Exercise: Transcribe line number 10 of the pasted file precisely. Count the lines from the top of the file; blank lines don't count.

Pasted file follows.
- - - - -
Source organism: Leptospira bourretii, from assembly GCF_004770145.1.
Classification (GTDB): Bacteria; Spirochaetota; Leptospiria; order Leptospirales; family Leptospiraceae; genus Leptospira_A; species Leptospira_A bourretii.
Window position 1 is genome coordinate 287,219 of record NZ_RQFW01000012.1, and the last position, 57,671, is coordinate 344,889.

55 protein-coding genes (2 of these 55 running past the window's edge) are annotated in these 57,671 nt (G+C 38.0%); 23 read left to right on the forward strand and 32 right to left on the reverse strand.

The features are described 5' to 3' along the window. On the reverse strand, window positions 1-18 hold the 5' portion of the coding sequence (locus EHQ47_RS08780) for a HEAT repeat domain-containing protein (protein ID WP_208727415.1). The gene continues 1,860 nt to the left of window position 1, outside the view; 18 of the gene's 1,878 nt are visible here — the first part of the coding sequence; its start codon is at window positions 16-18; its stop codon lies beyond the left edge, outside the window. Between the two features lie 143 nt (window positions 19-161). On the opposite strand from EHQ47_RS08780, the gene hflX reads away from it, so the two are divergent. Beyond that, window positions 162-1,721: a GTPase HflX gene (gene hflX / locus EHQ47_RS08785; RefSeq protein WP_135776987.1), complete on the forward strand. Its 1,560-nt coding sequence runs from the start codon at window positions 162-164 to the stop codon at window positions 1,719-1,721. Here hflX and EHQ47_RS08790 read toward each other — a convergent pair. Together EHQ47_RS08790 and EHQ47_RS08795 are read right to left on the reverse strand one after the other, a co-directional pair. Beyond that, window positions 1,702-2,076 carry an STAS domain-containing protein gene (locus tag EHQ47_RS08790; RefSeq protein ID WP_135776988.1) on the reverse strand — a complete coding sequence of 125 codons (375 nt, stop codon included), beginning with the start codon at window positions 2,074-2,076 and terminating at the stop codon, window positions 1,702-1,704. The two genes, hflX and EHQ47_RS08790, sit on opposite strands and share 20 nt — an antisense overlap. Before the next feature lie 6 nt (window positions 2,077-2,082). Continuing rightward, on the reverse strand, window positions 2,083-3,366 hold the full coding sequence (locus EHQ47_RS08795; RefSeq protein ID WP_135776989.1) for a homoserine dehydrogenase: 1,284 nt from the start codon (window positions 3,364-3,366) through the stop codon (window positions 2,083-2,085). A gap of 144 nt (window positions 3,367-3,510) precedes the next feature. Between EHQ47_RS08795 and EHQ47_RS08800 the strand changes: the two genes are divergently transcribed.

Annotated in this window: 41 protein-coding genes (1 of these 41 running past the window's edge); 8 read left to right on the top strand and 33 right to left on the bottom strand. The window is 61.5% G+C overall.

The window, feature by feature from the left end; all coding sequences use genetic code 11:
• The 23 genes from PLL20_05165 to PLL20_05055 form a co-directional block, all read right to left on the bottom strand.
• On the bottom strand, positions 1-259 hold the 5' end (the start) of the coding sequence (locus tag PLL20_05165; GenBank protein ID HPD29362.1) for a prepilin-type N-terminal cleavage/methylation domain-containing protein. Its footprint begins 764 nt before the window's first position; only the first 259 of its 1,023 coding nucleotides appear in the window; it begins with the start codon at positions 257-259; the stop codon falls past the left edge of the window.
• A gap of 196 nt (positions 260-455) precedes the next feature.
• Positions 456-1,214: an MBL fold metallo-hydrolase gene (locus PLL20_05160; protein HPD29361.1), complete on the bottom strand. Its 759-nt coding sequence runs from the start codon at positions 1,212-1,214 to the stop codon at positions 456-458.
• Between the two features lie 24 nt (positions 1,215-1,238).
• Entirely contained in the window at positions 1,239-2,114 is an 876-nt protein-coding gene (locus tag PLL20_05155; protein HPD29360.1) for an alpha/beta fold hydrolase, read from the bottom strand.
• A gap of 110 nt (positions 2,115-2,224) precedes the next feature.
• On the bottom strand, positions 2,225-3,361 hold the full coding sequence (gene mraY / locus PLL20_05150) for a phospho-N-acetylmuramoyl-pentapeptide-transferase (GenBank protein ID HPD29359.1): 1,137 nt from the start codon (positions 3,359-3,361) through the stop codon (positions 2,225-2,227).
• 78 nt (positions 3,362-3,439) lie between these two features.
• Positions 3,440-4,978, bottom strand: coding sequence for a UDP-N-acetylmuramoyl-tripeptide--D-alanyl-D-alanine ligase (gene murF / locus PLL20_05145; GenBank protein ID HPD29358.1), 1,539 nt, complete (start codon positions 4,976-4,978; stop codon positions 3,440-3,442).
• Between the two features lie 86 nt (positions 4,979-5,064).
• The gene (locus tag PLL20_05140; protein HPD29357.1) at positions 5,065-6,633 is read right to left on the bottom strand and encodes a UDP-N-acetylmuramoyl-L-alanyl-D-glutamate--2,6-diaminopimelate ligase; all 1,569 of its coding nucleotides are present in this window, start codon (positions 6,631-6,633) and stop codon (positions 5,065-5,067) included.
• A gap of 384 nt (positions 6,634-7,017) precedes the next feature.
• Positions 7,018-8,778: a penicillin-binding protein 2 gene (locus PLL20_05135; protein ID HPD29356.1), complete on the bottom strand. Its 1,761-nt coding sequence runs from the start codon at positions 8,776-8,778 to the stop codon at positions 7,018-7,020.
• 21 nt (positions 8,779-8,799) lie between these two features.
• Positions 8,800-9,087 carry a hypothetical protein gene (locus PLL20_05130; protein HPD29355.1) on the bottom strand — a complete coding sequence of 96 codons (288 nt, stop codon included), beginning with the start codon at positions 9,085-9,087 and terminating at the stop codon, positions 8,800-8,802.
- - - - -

• A gap of 196 nt (positions 260-455) precedes the next feature.